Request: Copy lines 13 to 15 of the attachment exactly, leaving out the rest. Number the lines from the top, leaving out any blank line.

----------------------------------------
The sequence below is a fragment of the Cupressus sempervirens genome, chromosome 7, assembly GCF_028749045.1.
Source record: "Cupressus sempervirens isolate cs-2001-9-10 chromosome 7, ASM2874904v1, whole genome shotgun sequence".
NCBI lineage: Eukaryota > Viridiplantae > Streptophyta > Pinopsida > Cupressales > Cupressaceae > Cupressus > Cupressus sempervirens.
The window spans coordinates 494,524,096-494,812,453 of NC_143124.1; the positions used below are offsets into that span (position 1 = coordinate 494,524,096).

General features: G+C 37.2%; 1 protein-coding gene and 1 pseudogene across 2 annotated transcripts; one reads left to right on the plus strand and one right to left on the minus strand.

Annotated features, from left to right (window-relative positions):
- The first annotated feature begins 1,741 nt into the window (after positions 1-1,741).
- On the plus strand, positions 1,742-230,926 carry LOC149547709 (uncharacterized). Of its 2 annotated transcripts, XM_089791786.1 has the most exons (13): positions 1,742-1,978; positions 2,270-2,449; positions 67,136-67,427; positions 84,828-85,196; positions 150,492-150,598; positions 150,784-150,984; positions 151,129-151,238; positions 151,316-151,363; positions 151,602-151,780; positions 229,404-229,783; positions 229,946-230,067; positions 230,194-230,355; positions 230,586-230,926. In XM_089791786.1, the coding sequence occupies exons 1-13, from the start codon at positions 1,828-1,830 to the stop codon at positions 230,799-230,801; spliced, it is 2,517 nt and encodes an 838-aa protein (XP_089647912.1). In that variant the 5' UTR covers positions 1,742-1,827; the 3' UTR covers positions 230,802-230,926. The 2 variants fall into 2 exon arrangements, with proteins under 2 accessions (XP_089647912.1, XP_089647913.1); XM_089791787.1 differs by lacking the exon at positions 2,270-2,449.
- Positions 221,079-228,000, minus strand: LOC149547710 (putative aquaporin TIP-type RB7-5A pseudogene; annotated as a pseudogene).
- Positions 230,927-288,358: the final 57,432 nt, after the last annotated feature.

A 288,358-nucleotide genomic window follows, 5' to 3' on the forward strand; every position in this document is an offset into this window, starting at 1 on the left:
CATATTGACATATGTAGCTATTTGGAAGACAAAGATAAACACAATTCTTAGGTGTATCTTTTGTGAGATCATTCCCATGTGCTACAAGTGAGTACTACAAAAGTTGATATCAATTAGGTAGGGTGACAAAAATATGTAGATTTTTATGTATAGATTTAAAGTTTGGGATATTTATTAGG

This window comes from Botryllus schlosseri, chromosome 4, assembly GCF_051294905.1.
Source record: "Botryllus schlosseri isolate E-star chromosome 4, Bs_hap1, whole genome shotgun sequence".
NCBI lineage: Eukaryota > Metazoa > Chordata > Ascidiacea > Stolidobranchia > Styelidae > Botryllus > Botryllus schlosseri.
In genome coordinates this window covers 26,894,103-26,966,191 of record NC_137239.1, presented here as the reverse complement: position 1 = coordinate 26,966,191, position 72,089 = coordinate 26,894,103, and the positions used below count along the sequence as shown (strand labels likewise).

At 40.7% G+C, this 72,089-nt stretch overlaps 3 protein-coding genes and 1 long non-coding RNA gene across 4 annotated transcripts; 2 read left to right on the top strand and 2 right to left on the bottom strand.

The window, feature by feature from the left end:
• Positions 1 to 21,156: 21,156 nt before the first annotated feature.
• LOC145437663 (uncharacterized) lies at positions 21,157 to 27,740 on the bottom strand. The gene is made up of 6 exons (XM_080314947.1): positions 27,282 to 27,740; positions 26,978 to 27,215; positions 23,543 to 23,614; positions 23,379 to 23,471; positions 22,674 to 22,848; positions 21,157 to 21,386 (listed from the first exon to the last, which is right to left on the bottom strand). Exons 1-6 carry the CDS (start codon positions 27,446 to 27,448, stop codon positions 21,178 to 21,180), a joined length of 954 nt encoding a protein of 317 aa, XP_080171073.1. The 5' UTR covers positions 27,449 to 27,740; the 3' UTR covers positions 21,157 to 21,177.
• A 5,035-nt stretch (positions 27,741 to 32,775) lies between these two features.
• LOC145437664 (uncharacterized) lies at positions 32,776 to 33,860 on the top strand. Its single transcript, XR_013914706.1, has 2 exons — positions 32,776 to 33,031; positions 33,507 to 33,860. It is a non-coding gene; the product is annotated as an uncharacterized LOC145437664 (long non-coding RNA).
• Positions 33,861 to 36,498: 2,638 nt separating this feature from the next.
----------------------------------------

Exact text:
This window comes from Botryllus schlosseri, chromosome 4, assembly GCF_051294905.1.
Source record: "Botryllus schlosseri isolate E-star chromosome 4, Bs_hap1, whole genome shotgun sequence".
NCBI lineage: Eukaryota > Metazoa > Chordata > Ascidiacea > Stolidobranchia > Styelidae > Botryllus > Botryllus schlosseri.